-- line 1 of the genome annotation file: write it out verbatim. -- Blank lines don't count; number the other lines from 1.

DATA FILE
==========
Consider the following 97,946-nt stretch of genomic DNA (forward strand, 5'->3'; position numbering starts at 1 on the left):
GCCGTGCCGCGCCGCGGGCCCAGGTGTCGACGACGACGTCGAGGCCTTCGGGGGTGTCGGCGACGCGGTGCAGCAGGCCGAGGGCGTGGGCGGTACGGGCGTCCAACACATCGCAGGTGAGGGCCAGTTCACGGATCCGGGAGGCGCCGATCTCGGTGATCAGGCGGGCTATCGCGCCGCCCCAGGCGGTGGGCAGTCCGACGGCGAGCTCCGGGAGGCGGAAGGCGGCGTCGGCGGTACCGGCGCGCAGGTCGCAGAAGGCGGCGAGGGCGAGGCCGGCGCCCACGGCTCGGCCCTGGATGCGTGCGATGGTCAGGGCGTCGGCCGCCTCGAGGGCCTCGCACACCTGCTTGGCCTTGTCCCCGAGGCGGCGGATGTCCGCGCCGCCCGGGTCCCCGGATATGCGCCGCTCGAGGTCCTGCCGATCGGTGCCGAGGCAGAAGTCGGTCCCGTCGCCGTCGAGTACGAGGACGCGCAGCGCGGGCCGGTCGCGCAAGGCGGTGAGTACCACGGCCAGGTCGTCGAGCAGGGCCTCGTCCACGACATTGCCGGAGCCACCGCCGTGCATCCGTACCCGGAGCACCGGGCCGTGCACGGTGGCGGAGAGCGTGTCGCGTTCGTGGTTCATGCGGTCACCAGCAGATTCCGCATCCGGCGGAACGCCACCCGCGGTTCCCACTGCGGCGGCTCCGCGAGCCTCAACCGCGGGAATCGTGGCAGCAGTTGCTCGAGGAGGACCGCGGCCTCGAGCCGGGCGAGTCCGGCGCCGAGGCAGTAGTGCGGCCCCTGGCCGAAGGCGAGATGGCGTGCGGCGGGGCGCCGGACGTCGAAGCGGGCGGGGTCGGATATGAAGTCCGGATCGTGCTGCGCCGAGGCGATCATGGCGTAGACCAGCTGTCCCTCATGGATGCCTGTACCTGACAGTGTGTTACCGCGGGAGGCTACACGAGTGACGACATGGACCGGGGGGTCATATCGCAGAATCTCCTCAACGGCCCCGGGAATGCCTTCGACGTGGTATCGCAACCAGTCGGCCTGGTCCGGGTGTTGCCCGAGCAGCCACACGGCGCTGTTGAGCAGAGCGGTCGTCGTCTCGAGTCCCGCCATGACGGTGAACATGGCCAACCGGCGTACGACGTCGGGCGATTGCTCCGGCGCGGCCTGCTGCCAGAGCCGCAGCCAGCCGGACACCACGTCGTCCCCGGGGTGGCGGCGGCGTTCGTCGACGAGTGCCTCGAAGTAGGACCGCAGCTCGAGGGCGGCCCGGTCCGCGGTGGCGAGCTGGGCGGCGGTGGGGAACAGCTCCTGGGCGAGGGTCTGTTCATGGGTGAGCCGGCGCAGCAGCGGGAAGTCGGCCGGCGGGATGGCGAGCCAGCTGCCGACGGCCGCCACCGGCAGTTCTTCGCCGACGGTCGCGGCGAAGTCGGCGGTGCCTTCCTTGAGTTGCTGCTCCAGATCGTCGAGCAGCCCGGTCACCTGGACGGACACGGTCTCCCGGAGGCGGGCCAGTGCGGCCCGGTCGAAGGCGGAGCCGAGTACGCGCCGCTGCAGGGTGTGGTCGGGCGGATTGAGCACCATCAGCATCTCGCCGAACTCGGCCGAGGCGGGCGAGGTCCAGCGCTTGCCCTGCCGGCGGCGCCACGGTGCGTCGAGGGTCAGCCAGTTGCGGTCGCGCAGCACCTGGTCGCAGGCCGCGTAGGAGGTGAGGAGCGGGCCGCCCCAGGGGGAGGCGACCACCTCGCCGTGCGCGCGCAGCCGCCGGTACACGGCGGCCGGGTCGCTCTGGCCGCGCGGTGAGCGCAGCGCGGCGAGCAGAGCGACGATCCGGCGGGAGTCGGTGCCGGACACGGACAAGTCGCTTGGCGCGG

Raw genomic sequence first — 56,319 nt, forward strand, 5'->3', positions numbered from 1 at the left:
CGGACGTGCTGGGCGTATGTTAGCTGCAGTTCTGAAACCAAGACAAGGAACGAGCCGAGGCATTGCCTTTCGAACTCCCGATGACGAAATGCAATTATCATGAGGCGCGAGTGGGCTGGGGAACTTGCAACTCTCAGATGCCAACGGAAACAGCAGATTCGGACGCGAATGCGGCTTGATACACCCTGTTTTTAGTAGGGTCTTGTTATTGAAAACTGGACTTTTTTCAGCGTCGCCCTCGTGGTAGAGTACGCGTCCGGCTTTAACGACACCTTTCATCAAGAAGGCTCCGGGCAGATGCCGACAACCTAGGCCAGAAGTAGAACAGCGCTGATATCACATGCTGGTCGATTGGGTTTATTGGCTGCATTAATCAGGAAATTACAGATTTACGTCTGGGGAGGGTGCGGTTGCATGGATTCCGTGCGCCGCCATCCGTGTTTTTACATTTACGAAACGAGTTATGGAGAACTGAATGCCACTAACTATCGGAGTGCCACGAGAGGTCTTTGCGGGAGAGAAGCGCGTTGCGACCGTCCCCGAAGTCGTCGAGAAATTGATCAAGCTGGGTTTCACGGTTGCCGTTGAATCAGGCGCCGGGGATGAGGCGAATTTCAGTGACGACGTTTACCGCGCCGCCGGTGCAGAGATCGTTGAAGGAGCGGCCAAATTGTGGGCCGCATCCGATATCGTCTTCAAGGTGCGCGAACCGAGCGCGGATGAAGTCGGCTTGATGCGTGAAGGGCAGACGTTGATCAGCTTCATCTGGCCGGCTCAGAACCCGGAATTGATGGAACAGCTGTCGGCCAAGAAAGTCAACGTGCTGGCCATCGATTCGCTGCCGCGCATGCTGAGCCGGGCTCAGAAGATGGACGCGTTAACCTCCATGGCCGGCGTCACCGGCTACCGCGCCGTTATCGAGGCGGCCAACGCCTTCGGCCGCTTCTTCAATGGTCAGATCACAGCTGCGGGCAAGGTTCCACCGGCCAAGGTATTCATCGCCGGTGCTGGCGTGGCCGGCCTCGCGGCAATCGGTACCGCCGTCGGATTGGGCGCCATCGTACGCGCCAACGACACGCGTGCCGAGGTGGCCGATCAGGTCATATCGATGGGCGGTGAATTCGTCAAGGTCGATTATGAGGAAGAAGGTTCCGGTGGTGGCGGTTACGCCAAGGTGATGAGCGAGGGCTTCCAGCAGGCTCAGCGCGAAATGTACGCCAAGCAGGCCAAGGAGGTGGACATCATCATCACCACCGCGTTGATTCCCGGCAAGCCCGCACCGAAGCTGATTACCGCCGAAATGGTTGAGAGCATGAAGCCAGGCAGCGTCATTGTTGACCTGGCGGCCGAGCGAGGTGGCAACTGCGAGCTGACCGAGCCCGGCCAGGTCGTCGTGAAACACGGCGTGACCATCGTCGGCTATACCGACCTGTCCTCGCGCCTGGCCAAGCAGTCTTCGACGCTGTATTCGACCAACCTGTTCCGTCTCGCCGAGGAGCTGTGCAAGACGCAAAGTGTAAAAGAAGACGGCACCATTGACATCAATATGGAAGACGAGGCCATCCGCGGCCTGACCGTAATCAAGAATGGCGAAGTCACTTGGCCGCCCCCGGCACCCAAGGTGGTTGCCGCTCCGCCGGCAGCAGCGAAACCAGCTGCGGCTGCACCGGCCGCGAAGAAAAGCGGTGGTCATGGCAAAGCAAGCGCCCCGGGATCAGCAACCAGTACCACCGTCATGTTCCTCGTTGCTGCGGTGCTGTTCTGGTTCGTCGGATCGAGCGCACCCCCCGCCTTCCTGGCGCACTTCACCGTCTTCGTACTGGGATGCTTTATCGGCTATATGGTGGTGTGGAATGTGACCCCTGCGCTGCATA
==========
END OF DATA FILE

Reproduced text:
Consider the following 97,946-nt stretch of genomic DNA (forward strand, 5'->3'; position numbering starts at 1 on the left):